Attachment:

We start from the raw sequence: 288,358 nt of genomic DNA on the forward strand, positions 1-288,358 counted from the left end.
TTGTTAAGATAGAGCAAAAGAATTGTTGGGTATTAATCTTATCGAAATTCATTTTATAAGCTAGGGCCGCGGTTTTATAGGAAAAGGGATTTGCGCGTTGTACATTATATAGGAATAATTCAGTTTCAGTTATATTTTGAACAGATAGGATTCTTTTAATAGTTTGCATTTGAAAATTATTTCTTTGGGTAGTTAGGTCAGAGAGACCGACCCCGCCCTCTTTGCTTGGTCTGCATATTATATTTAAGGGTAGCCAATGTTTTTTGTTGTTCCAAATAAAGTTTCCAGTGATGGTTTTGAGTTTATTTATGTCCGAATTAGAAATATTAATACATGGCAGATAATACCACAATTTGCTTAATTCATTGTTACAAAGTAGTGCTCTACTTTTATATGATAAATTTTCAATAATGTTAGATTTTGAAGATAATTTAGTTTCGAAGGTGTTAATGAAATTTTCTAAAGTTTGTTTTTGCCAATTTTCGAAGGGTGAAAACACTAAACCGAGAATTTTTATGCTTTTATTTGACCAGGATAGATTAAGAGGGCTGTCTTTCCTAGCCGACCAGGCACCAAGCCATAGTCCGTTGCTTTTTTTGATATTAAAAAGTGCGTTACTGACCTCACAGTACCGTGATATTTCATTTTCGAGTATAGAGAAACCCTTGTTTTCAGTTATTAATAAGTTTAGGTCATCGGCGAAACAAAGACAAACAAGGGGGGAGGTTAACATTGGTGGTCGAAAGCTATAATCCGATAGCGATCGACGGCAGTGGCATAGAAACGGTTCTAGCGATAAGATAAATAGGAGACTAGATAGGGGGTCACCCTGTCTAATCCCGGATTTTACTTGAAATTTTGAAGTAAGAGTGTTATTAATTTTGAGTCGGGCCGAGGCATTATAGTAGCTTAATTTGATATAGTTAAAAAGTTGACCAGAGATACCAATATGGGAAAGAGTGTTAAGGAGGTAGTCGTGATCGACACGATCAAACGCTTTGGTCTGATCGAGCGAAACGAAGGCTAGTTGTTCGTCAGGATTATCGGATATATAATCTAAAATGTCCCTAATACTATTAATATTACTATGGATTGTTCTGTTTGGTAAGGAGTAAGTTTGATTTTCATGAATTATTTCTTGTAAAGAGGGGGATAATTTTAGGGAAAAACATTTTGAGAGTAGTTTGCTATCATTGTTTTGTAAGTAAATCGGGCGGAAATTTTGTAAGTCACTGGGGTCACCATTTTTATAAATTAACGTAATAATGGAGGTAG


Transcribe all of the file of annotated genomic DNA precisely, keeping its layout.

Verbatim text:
We start from the raw sequence: 288,358 nt of genomic DNA on the forward strand, positions 1-288,358 counted from the left end.
TTGTTAAGATAGAGCAAAAGAATTGTTGGGTATTAATCTTATCGAAATTCATTTTATAAGCTAGGGCCGCGGTTTTATAGGAAAAGGGATTTGCGCGTTGTACATTATATAGGAATAATTCAGTTTCAGTTATATTTTGAACAGATAGGATTCTTTTAATAGTTTGCATTTGAAAATTATTTCTTTGGGTAGTTAGGTCAGAGAGACCGACCCCGCCCTCTTTGCTTGGTCTGCATATTATATTTAAGGGTAGCCAATGTTTTTTGTTGTTCCAAATAAAGTTTCCAGTGATGGTTTTGAGTTTATTTATGTCCGAATTAGAAATATTAATACATGGCAGATAATACCACAATTTGCTTAATTCATTGTTACAAAGTAGTGCTCTACTTTTATATGATAAATTTTCAATAATGTTAGATTTTGAAGATAATTTAGTTTCGAAGGTGTTAATGAAATTTTCTAAAGTTTGTTTTTGCCAATTTTCGAAGGGTGAAAACACTAAACCGAGAATTTTTATGCTTTTATTTGACCAGGATAGATTAAGAGGGCTGTCTTTCCTAGCCGACCAGGCACCAAGCCATAGTCCGTTGCTTTTTTTGATATTAAAAAGTGCGTTACTGACCTCACAGTACCGTGATATTTCATTTTCGAGTATAGAGAAACCCTTGTTTTCAGTTATTAATAAGTTTAGGTCATCGGCGAAACAAAGACAAACAAGGGGGGAGGTTAACATTGGTGGTCGAAAGCTATAATCCGATAGCGATCGACGGCAGTGGCATAGAAACGGTTCTAGCGATAAGATAAATAGGAGACTAGATAGGGGGTCACCCTGTCTAATCCCGGATTTTACTTGAAATTTTGAAGTAAGAGTGTTATTAATTTTGAGTCGGGCCGAGGCATTATAGTAGCTTAATTTGATATAGTTAAAAAGTTGACCAGAGATACCAATATGGGAAAGAGTGTTAAGGAGGTAGTCGTGATCGACACGATCAAACGCTTTGGTCTGATCGAGCGAAACGAAGGCTAGTTGTTCGTCAGGATTATCGGATATATAATCTAAAATGTCCCTAATACTATTAATATTACTATGGATTGTTCTGTTTGGTAAGGAGTAAGTTTGATTTTCATGAATTATTTCTTGTAAAGAGGGGGATAATTTTAGGGAAAAACATTTTGAGAGTAGTTTGCTATCATTGTTTTGTAAGTAAATCGGGCGGAAATTTTGTAAGTCACTGGGGTCACCATTTTTATAAATTAACGTAATAATGGAGGTAG